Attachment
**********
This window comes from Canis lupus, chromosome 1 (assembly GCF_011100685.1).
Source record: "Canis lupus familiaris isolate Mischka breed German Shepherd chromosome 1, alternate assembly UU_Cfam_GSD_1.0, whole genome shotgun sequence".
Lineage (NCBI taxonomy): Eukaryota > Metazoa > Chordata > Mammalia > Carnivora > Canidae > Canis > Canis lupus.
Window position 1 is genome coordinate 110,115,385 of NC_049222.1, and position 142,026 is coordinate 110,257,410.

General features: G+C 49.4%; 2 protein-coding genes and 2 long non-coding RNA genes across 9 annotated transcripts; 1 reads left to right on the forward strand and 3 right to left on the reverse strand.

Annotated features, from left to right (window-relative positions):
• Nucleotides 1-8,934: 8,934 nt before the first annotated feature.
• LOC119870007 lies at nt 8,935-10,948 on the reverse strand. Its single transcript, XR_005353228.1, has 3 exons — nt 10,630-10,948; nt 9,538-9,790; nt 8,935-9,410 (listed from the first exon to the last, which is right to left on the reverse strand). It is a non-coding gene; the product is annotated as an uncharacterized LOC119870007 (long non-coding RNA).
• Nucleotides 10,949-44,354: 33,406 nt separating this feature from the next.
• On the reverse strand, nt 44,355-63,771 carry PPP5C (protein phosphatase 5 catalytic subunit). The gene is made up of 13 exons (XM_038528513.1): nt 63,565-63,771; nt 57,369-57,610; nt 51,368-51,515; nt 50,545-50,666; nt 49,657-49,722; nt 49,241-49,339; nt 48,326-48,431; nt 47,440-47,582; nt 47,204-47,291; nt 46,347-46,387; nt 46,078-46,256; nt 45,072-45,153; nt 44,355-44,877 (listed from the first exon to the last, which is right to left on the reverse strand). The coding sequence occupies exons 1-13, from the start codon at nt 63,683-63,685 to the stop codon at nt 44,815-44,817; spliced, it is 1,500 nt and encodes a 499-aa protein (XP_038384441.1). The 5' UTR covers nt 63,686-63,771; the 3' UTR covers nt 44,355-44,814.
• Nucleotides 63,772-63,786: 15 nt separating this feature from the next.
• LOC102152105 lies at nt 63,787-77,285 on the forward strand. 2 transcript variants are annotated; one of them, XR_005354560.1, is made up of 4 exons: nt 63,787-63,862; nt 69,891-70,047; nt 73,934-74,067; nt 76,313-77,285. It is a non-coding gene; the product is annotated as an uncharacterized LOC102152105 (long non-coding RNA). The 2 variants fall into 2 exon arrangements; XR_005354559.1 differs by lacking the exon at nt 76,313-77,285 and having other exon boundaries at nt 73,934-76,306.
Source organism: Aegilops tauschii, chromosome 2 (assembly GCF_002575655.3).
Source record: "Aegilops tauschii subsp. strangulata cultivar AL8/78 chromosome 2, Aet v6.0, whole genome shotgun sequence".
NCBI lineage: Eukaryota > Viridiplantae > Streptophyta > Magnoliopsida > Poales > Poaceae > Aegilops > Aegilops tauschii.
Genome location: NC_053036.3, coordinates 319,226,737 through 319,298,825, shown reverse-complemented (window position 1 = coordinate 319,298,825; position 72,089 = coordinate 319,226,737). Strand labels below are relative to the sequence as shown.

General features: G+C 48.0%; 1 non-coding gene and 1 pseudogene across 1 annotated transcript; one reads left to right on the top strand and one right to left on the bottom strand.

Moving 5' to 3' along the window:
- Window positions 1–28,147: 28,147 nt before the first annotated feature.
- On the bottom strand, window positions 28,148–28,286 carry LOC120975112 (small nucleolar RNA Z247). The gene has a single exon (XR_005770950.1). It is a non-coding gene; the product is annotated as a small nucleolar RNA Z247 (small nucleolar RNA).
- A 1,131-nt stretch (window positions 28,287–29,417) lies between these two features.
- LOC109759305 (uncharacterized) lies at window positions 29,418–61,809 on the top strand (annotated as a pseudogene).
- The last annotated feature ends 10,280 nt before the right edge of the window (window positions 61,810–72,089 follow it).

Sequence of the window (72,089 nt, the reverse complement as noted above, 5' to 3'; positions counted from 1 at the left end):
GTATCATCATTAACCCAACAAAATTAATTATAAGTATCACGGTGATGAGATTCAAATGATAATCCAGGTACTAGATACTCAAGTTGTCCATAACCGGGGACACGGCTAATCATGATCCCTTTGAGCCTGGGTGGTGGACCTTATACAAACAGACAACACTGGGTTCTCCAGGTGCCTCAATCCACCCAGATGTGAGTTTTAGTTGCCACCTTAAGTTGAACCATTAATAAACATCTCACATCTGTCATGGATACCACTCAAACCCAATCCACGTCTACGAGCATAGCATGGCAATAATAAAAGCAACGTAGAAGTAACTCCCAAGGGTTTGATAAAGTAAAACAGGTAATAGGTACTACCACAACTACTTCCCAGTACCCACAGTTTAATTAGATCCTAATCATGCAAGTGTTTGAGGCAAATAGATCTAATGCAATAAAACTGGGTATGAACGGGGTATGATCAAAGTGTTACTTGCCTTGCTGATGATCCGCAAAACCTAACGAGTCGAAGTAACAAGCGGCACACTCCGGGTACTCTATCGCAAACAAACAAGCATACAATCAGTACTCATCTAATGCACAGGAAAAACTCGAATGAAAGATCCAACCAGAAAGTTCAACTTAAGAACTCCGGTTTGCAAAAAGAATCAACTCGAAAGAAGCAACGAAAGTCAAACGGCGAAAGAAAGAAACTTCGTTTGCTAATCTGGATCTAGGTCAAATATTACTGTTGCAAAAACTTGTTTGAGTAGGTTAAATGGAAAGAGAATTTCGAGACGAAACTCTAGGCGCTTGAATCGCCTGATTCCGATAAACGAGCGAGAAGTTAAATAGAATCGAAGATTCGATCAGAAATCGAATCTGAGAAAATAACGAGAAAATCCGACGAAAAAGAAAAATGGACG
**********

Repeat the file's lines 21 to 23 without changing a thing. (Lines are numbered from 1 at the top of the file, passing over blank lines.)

- A 1,131-nt stretch (window positions 28,287–29,417) lies between these two features.
- LOC109759305 (uncharacterized) lies at window positions 29,418–61,809 on the top strand (annotated as a pseudogene).
- The last annotated feature ends 10,280 nt before the right edge of the window (window positions 61,810–72,089 follow it).